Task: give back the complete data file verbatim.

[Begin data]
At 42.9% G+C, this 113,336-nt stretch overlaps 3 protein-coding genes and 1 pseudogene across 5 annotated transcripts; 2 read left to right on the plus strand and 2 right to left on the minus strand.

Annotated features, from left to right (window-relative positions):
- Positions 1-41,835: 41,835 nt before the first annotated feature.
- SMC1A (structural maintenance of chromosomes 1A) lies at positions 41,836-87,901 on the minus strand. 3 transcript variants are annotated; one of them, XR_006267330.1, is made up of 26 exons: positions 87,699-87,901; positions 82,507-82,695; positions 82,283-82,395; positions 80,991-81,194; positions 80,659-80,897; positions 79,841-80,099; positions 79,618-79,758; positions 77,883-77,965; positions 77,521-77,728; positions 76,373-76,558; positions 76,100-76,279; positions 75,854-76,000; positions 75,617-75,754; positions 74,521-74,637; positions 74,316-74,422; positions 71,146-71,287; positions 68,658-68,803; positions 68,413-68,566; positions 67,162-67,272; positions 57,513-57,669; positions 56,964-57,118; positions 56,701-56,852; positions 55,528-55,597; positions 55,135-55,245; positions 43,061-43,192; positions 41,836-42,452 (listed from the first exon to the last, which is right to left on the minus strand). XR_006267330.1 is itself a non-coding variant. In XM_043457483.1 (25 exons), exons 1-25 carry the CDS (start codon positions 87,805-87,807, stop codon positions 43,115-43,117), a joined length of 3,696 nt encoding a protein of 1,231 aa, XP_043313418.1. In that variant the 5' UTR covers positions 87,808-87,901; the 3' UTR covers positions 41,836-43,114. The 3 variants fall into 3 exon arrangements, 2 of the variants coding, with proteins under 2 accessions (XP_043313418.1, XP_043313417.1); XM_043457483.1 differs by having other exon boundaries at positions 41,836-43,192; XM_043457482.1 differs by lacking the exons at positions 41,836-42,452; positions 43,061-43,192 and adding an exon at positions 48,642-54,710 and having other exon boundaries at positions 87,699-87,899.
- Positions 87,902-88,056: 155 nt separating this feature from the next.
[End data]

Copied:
At 42.9% G+C, this 113,336-nt stretch overlaps 3 protein-coding genes and 1 pseudogene across 5 annotated transcripts; 2 read left to right on the plus strand and 2 right to left on the minus strand.

Annotated features, from left to right (window-relative positions):
- Positions 1-41,835: 41,835 nt before the first annotated feature.
- SMC1A (structural maintenance of chromosomes 1A) lies at positions 41,836-87,901 on the minus strand. 3 transcript variants are annotated; one of them, XR_006267330.1, is made up of 26 exons: positions 87,699-87,901; positions 82,507-82,695; positions 82,283-82,395; positions 80,991-81,194; positions 80,659-80,897; positions 79,841-80,099; positions 79,618-79,758; positions 77,883-77,965; positions 77,521-77,728; positions 76,373-76,558; positions 76,100-76,279; positions 75,854-76,000; positions 75,617-75,754; positions 74,521-74,637; positions 74,316-74,422; positions 71,146-71,287; positions 68,658-68,803; positions 68,413-68,566; positions 67,162-67,272; positions 57,513-57,669; positions 56,964-57,118; positions 56,701-56,852; positions 55,528-55,597; positions 55,135-55,245; positions 43,061-43,192; positions 41,836-42,452 (listed from the first exon to the last, which is right to left on the minus strand). XR_006267330.1 is itself a non-coding variant. In XM_043457483.1 (25 exons), exons 1-25 carry the CDS (start codon positions 87,805-87,807, stop codon positions 43,115-43,117), a joined length of 3,696 nt encoding a protein of 1,231 aa, XP_043313418.1. In that variant the 5' UTR covers positions 87,808-87,901; the 3' UTR covers positions 41,836-43,114. The 3 variants fall into 3 exon arrangements, 2 of the variants coding, with proteins under 2 accessions (XP_043313418.1, XP_043313417.1); XM_043457483.1 differs by having other exon boundaries at positions 41,836-43,192; XM_043457482.1 differs by lacking the exons at positions 41,836-42,452; positions 43,061-43,192 and adding an exon at positions 48,642-54,710 and having other exon boundaries at positions 87,699-87,899.
- Positions 87,902-88,056: 155 nt separating this feature from the next.